The 2022 North Atlantic hurricane season caused approximately $65 billion in insured losses and overall losses around $110 billion, making it the third-most expensive season to date, according to preliminary estimates from Munich Re.
This excludes losses covered by the National Flood Insurance Program (NFIP), which are estimated at $3.5-$5.3 billion so far.
Hurricane Ian alone is expected to cost insurers $60 billion, with overall losses of around $100 billion, Munich Re said. Ian was the fifth-strongest storm to hit the U.S. mainland since systematic records began over 100 years ago.
Despite the extreme devastation, Munich Re said the damage caused by Hurricane Ian was within the scope of the scenarios used in its risk models.
“2022 continues the trend of increasing losses from U.S. hurricanes in recent years,” said Ernst Rauch, chief climate scientist at Munich Re. “Additionally, just a single storm like Ian is enough to cause immense losses. This is not new, of course, but it is important. Because it is precisely hurricanes like Ian—very strong storms with extreme precipitation—that will occur more frequently in the future due to climate change.”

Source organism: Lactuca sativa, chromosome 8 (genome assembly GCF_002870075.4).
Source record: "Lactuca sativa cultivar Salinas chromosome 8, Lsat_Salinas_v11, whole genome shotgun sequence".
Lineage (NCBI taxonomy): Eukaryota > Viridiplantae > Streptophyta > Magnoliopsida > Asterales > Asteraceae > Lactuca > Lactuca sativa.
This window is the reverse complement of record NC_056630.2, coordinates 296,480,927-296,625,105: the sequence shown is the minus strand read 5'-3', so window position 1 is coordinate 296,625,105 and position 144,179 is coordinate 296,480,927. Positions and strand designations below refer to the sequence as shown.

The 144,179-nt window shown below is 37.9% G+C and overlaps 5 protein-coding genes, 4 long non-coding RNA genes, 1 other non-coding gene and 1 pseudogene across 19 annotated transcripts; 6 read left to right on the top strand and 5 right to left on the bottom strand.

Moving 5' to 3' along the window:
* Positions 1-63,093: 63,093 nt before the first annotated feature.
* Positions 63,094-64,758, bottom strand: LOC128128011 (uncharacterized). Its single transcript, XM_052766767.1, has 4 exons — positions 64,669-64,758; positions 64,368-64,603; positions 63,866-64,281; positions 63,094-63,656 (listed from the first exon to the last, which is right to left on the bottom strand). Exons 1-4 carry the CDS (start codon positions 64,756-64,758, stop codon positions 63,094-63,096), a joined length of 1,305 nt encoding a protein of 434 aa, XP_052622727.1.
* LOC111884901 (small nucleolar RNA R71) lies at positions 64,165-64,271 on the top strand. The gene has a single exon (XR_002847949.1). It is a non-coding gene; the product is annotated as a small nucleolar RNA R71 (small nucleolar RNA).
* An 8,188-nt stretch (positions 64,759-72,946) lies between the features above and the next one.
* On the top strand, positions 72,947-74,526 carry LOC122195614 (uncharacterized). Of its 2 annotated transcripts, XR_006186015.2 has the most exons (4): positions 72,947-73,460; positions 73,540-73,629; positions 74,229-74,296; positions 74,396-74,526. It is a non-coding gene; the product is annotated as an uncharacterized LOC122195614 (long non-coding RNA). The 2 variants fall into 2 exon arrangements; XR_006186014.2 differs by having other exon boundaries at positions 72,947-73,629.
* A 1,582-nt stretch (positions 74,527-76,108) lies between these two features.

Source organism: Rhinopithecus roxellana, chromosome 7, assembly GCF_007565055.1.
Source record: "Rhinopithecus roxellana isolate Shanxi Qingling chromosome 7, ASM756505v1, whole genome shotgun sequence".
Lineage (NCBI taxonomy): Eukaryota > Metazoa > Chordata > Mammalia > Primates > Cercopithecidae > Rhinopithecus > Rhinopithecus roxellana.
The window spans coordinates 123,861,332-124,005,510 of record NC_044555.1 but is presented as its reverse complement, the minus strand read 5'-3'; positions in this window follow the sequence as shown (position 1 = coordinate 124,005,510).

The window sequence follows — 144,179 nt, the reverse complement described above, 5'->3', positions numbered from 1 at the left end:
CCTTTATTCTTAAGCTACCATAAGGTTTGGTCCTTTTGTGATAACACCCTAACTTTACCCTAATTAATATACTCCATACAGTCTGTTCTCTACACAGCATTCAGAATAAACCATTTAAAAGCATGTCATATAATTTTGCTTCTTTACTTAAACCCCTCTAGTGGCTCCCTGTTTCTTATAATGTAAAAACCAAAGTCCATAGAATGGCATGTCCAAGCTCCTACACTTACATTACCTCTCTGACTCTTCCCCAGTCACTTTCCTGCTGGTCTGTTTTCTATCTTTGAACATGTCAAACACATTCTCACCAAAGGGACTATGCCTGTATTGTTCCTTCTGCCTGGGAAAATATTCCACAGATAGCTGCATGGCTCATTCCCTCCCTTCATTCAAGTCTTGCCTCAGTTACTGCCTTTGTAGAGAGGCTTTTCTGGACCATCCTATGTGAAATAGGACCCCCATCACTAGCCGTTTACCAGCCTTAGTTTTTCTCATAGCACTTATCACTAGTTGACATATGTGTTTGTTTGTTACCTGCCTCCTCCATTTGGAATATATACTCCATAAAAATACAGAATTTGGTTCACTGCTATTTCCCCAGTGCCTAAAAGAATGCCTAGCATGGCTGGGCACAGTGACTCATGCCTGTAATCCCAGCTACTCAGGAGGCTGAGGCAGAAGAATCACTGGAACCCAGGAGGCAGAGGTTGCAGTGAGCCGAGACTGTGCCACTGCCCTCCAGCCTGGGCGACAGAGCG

The 2022 season saw 14 named storms, with eight reaching hurricane status and two becoming major hurricanes (category 3 or higher). While storm activity was above the long-term average for 1950–2021 (12.2 named storms, 6.4 hurricanes and 2.7 severe hurricanes), it was below the average since 1995 for a storm-active warm phase in the North Atlantic (15.7 named storms, 7.7 hurricanes and 3.6 major hurricanes).
The season was forecasted to be much busier, but Munich Re said that “unusually dry air in higher layers of the atmosphere and temporarily cooler water temperatures in the tropical North Atlantic meant that only a few and mostly weaker storms developed early in the season until the end of August.”
Source: Munich Re
(Photo: Joe Burbank/Orlando Sentinel via AP)